If it is decided that the matter is one of poor practice and is to be dealt with by the club then it will need to be referred to the club disciplinary committee (which could simply be the club chairman, secretary and designated safeguarding officer depending on the club constitution) to be dealt with as quickly as possible. It is important that club disciplinary rules refer to poor practice to enable such issues to be dealt with through that process.
- Failure to provide effective supervision for coaching sessions which should be properly planned;
- Putting performance over the wellbeing and safety of players;
- Having a win at all costs mentality and failing to be gracious in defeat;
- Lack of respect for other individuals, such as match officials, opposition coaches, players, managers and spectators and failing to accept a match official’s decision (this may be dealt with by way of on field disciplinary proceedings but may fall short of being dealt with in this way)
- Having favourites and not treating all children fairly and equitably;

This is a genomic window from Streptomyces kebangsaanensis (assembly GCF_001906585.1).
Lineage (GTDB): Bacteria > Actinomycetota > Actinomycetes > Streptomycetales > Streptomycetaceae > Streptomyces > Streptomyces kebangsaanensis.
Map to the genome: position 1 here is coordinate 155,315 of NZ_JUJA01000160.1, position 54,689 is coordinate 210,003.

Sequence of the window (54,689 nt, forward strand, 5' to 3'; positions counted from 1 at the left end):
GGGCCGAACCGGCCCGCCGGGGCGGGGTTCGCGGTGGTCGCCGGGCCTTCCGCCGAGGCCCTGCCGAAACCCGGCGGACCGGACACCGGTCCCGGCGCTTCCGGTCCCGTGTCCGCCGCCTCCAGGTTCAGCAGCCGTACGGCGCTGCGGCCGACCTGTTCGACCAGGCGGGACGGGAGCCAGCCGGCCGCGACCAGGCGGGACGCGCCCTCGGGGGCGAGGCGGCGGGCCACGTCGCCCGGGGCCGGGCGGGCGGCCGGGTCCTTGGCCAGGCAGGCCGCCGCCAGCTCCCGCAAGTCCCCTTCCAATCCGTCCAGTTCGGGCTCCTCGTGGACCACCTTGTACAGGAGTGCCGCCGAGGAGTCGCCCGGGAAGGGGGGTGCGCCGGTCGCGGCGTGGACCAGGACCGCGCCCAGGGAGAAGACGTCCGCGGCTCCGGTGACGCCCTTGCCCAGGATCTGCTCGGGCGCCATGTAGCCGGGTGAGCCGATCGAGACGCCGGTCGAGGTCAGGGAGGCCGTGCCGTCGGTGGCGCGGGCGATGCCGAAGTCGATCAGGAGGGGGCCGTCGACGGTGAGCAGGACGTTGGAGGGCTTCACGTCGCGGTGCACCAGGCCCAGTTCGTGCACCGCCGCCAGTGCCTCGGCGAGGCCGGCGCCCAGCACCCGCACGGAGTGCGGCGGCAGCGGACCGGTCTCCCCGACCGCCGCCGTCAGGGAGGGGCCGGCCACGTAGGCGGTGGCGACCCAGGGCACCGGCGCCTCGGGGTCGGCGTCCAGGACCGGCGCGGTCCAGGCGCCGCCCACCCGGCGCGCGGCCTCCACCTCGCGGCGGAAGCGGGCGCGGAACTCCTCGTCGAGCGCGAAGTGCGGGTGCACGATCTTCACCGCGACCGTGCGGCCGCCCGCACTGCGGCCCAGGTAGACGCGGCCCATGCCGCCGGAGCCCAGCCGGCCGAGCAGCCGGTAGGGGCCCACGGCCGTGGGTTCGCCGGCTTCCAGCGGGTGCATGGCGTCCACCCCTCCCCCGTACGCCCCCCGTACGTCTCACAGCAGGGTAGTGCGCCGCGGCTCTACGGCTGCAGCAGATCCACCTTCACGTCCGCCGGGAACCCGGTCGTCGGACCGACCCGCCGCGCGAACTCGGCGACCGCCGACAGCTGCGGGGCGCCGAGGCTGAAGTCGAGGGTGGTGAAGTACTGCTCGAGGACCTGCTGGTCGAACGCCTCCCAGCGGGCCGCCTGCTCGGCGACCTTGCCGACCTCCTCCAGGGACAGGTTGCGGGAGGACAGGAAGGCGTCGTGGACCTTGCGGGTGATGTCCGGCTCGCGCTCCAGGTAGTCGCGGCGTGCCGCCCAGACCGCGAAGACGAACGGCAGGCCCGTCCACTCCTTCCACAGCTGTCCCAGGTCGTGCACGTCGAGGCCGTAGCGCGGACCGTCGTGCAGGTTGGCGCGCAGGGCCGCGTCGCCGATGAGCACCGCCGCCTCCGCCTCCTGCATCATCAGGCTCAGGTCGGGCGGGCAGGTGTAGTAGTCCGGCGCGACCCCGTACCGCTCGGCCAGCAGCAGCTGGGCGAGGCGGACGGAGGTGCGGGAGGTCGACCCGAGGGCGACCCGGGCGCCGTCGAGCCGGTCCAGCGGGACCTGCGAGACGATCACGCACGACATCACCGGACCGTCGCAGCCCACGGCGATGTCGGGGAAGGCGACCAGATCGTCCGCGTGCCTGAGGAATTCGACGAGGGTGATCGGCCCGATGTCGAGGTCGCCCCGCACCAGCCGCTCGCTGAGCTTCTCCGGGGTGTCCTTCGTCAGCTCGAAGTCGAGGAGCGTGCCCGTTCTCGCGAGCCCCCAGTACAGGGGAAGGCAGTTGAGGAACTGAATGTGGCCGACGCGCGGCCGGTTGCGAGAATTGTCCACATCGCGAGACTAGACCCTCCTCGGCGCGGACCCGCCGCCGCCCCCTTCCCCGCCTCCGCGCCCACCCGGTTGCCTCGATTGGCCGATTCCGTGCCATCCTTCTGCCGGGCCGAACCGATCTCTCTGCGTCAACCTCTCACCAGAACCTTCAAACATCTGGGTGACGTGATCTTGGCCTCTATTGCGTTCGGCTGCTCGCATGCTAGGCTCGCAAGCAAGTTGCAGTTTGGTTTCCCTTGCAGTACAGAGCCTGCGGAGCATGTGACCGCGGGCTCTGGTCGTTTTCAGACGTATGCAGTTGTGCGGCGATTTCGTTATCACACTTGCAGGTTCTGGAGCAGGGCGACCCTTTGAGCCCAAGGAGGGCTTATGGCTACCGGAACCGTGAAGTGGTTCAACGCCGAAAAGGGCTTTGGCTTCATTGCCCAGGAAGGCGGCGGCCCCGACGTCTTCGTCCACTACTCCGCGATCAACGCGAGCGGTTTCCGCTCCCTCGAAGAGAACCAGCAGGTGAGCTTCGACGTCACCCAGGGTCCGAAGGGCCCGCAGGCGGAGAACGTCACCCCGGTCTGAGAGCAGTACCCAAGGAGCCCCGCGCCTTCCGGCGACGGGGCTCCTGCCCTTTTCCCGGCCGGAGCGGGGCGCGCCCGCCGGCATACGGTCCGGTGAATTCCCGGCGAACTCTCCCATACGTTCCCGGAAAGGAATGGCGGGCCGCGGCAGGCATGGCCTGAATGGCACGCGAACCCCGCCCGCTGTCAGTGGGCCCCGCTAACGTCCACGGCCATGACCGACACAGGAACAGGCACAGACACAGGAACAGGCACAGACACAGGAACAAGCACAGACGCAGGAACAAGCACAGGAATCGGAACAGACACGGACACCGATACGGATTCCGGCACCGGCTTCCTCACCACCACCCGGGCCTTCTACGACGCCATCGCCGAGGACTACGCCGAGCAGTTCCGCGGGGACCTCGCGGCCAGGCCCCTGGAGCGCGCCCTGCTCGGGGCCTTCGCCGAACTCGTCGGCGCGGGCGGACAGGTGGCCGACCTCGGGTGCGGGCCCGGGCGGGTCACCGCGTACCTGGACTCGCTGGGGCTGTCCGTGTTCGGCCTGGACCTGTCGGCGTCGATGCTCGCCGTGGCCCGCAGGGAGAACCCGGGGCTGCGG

- Allowing rough and dangerous play, bullying, the use of bad language or inappropriate behaviour by players;
- Overtraining and exerting undue influence over players;
- Using punishments that humiliate or harm children;
- Not taking time to explain coaching techniques and ensuring they are understood by all players;
- Condoning rule violations by players and not adhering to the laws and spirit of the game;
- Not holding required FA coaching qualifications for the role being carried out;
- Providing one to one coaching without any supervision or the presence of other adults;
- Inappropriate use of social media;
- Allowing children to discriminate on the grounds of religion, race, gender, social class or lack of ability;
- Failure to encourage children to accept responsibility for their own performance and behaviour;
- Engaging in, or tolerating, offensive, insulting or abusive language or behaviour;
- Failure to challenge poor practice in others;
- Allowing allegations of abuse to go unchallenged or unrecorded and failing to report these to the DSO;
- Failure to record incidents or accidents
- First aid being administered without others being present other than in an emergency
- Not referring more serious medical incidents to the club first aider;
- Not having access to a telephone to be able to immediately contact emergency services if necessary;
- Not working as part of a team to ensure the safety of children in their care;
- Failing to address the additional needs of disabled players or other vulnerable groups;
- Allowing confidential information to be shared inappropriately;
- Failure to respect and listen to the opinions of children and consider the rights and responsibilities of children;